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Subject: Value and danger of extensions

In potentially tough competition with rival less open formats, ODF stands to gain by being attractive to market participants. Extensions (like foreign elements) add to this attraction. I anticipate a market of closed as well as open plugins to handle extensions, customizations using extensions, etc. Clearly, many people would like to spin their own creations and useful extensions.

FOSS plays an important role in helping interop by *generally* filtering out extensions and so helping keep most documents in the wild free of most (bad) extensions. Extensions should always be the exception. But note an exception to this: FOSS extensions can be understood by anyone because the implementing source is available. Also, even closed source extensions may come well-documented, thereby increasing interop and the likelihood of surviving or being codified in the future. ODF should always strive to grow by codifying the better extensions as fast as would be wise.

As long as we generally apply filtering, I think FOSS may stand to gain in interoperability by incorporating ODF more into itself. [An example mentioned on this list earlier was to have desktop cut/paste clipboards support ODF. .. +1] ODF is a format richer (comprehensive and integrated) than text and than many other smaller or ad hoc formats. It should be possible (and this needs to be checked and tested) to cleanly use various small ODF subsets. Doing so would increase take up by making ODF more attractive for use cases with limited needs.

Cleaning out ODF language further also would increase the odds of interop. Consider helping the main ODF TC by reviewing ODF 1.0/1.1/1.2-pre for inconsistencies and ambiguous language and posting fixes or suggestions [links to archives, downloads, and email subscription have been posted already on this list.] Also, consider suggesting interesting functionality. And I strongly suggest that anyone interested in helping out should consider spending time to get relatively comfortable with RELAX-NG since it's used by ODF to provide basic and key information not otherwise expressed in the standard. OASIS hosts Relax-ng. See the formal spec, http://www.relaxng.org/spec-20011203.html , an OASIS tutorial, http://www.relaxng.org/tutorial-20011203.html , and an open book titled "RELAX NG: A Simpler Schema Language for XML" (google for the online version or buy).

We have a very powerful tool to help keep the ODF market interoperable. We have the ability to shift resources around in terms of working to tighten the spec or to build in more safeguards as the need arises. In the short-term, with ODF already decent and getting better slowly, a wise use of resources should/could/would be to build useful testing frameworks aimed at helping *those that want ODF to succeed*. Focusing on this group's needs allows time and energy to be saved from building testing aimed at uncooperative groups (since those sorts of tests and framework would be different). Why focus on this group? ..because for the moment, interop is weak, and improving interop among existing players, who are mostly cooperative, helps ODF become attractive sooner. Remember we can shift focus later on. From what I can best tell (after some pain), the ODF and ODF interop teams at OASIS seem willing to support this model of shifting resources to suit the growth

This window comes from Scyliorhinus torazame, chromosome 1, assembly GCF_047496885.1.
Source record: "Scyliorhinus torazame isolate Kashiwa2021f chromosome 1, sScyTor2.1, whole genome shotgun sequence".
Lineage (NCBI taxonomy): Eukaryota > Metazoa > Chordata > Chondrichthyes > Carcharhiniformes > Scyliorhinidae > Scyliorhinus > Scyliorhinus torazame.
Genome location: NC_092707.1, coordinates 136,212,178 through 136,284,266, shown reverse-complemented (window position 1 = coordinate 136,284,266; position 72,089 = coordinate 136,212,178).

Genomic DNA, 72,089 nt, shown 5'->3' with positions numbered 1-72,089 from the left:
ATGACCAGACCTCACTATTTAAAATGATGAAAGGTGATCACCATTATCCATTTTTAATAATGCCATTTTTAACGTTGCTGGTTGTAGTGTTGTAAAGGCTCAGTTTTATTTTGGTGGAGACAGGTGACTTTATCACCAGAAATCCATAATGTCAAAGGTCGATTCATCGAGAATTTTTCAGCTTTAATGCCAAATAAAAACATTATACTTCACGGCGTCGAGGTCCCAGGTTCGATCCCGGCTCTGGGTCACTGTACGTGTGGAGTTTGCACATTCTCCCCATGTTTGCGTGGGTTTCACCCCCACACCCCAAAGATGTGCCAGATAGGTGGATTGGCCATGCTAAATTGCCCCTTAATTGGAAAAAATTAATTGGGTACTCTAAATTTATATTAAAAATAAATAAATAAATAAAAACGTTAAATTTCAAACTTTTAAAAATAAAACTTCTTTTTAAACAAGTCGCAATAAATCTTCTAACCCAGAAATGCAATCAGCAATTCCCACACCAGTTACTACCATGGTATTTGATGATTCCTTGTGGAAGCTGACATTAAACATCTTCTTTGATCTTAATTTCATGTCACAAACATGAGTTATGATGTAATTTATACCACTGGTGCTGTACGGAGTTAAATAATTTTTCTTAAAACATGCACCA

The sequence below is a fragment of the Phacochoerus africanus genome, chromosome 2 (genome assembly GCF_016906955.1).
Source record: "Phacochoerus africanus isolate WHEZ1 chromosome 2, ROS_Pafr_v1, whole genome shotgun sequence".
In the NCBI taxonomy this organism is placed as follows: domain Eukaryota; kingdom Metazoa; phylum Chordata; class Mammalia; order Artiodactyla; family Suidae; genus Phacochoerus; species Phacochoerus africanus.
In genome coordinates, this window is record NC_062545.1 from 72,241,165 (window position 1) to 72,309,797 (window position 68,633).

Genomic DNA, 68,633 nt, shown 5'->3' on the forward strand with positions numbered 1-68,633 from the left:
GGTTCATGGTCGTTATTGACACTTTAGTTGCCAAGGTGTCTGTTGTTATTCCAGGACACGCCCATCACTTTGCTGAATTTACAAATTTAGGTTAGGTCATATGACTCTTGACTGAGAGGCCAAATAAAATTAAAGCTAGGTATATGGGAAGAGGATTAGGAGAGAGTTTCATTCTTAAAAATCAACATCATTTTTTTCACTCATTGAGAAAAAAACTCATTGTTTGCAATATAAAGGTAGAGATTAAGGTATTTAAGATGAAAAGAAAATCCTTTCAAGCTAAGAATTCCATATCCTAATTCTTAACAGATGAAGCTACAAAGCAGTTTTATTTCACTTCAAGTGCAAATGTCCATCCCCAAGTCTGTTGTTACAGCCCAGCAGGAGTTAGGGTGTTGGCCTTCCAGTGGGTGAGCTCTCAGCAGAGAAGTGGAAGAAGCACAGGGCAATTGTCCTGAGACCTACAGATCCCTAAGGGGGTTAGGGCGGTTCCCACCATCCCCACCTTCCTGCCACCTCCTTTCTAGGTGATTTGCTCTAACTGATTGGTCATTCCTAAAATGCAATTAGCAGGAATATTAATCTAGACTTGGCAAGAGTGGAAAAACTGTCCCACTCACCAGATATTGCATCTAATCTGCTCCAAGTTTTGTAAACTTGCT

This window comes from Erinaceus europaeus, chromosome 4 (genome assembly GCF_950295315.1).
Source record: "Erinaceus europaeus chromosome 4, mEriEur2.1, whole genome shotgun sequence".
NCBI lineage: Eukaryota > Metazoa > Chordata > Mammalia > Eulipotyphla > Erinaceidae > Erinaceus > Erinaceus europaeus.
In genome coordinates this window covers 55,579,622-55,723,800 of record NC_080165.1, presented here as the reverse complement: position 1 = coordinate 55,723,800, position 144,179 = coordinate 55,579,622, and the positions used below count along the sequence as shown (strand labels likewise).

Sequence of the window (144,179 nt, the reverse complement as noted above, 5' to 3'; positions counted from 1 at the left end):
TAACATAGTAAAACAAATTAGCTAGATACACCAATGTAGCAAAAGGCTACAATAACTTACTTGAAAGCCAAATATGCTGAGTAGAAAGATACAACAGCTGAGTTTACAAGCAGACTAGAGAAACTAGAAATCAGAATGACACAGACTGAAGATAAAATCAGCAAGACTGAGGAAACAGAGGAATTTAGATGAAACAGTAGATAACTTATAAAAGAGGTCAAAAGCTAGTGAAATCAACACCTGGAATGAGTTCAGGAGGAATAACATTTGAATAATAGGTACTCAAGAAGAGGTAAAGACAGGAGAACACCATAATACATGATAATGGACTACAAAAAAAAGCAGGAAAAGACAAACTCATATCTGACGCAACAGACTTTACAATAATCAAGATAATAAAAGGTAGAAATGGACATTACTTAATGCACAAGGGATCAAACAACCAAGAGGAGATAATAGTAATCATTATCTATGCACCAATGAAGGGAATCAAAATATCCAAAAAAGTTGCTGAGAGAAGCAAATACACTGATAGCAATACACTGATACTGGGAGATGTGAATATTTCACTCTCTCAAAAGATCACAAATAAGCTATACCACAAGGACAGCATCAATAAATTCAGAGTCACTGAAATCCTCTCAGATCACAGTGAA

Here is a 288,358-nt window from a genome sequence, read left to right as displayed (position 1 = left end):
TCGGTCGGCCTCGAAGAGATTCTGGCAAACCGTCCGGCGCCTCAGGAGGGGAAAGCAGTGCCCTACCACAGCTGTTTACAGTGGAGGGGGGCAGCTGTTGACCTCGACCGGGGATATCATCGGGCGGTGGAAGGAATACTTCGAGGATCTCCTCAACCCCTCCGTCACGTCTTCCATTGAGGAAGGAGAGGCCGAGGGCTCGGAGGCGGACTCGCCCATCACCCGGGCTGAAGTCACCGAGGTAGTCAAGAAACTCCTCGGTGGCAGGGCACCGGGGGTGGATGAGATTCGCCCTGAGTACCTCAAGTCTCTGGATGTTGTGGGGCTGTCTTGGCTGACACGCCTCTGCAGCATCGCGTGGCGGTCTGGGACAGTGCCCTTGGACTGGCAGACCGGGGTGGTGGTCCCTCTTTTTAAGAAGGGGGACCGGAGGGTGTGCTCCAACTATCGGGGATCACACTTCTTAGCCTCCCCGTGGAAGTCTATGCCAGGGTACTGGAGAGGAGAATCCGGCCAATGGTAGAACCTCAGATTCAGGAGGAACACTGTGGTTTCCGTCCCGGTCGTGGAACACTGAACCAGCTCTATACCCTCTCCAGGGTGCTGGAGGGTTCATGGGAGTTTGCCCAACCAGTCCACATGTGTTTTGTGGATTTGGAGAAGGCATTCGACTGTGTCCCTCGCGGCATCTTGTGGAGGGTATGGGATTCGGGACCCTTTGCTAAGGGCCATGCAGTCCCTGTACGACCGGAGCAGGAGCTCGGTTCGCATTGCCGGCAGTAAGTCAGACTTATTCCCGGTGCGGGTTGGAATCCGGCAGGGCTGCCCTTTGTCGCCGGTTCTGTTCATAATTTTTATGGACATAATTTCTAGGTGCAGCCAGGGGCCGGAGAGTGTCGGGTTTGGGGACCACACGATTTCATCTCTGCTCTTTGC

of ODF (eg, by working effectively to improve existing interop and promote good uses of extensibility).

Remember that interop is desirable for virtually all users/vendors of ODF. The more interop, the better ODF will do against rival less open formats.

There is a downside to extensions. Serious abuse of extensions is possible and would be dangerous to the ODF market. One example of abuse can come from strong backers of rival formats. An embrace/extend strategy, similar to the one being used to fuel positive growth at the edges of ODF and to provide flexibility, can be abused to create chaos in the market, chaos that would help to make competing formats more attractive. We want to fight bad extensions in order to preserve a high level of interop, eg, by filtering aggressively for them from FOSS apps (note that reverse engineering can be useful to the extent it is correct and openly documented). Abuse of extensions is dangerous proportionately to the number of people using tools/API/etc which create or support such undocumented extensions.

Finally, to end on a positive note, extensions are one way to test out and work to incorporate existing formats into ODF. Many FOSS formats with generally useful semantics should be looked at with an eye to eventually standardize these into ODF. This increases interop for everyone (having a single and cohesive standard that is as comprehensive as possible). I sense that many opportunities for unification exist within a typical Linux distro.

The moral of this story: use extensions for good (eg, document ..and open source if possible) and aggressively avoid bad extensions (ie, those that are undocumented properly). Support TC work and market place apps that abide by this guideline.

Thanks to all contributors on this list and elsewhere for making it easier for me to more clearly see the value present in the upside of extensions, relative to their downside, and to see the current value in focusing on cooperation. The engineering side of me always wants to cooperate as much as possible (it's healthier and advancement is quicker), but any skepticism in the user side of me will always rise to the surface to take control. And a quick apology where I may have been too rude or for cases where I emailed the list without taking into account existing archive (eg, I only recently managed to read most emails from June 30 onward).


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